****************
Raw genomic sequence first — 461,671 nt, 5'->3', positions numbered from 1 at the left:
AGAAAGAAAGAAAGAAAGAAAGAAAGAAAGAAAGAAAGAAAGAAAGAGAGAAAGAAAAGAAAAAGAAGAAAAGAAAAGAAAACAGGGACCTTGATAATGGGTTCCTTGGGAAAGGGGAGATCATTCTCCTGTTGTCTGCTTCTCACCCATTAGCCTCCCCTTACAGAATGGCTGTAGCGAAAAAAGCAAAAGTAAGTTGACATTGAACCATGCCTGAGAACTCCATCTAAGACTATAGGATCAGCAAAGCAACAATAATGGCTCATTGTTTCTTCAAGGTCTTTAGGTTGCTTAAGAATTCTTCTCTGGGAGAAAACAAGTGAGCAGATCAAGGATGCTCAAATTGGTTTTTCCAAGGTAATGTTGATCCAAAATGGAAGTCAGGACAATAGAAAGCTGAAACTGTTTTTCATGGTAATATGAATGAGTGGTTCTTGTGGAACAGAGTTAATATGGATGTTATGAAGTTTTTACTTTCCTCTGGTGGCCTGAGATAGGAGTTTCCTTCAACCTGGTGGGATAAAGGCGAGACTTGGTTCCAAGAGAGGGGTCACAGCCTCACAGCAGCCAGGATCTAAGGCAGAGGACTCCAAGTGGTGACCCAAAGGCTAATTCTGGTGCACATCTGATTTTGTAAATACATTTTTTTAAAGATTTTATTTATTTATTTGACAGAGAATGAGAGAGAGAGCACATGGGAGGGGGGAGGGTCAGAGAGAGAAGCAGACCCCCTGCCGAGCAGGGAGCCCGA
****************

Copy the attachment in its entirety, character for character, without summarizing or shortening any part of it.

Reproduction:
Raw genomic sequence first — 461,671 nt, 5'->3', positions numbered from 1 at the left:
AGAAAGAAAGAAAGAAAGAAAGAAAGAAAGAAAGAAAGAAAGAAAGAGAGAAAGAAAAGAAAAAGAAGAAAAGAAAAGAAAACAGGGACCTTGATAATGGGTTCCTTGGGAAAGGGGAGATCATTCTCCTGTTGTCTGCTTCTCACCCATTAGCCTCCCCTTACAGAATGGCTGTAGCGAAAAAAGCAAAAGTAAGTTGACATTGAACCATGCCTGAGAACTCCATCTAAGACTATAGGATCAGCAAAGCAACAATAATGGCTCATTGTTTCTTCAAGGTCTTTAGGTTGCTTAAGAATTCTTCTCTGGGAGAAAACAAGTGAGCAGATCAAGGATGCTCAAATTGGTTTTTCCAAGGTAATGTTGATCCAAAATGGAAGTCAGGACAATAGAAAGCTGAAACTGTTTTTCATGGTAATATGAATGAGTGGTTCTTGTGGAACAGAGTTAATATGGATGTTATGAAGTTTTTACTTTCCTCTGGTGGCCTGAGATAGGAGTTTCCTTCAACCTGGTGGGATAAAGGCGAGACTTGGTTCCAAGAGAGGGGTCACAGCCTCACAGCAGCCAGGATCTAAGGCAGAGGACTCCAAGTGGTGACCCAAAGGCTAATTCTGGTGCACATCTGATTTTGTAAATACATTTTTTTAAAGATTTTATTTATTTATTTGACAGAGAATGAGAGAGAGAGCACATGGGAGGGGGGAGGGTCAGAGAGAGAAGCAGACCCCCTGCCGAGCAGGGAGCCCGA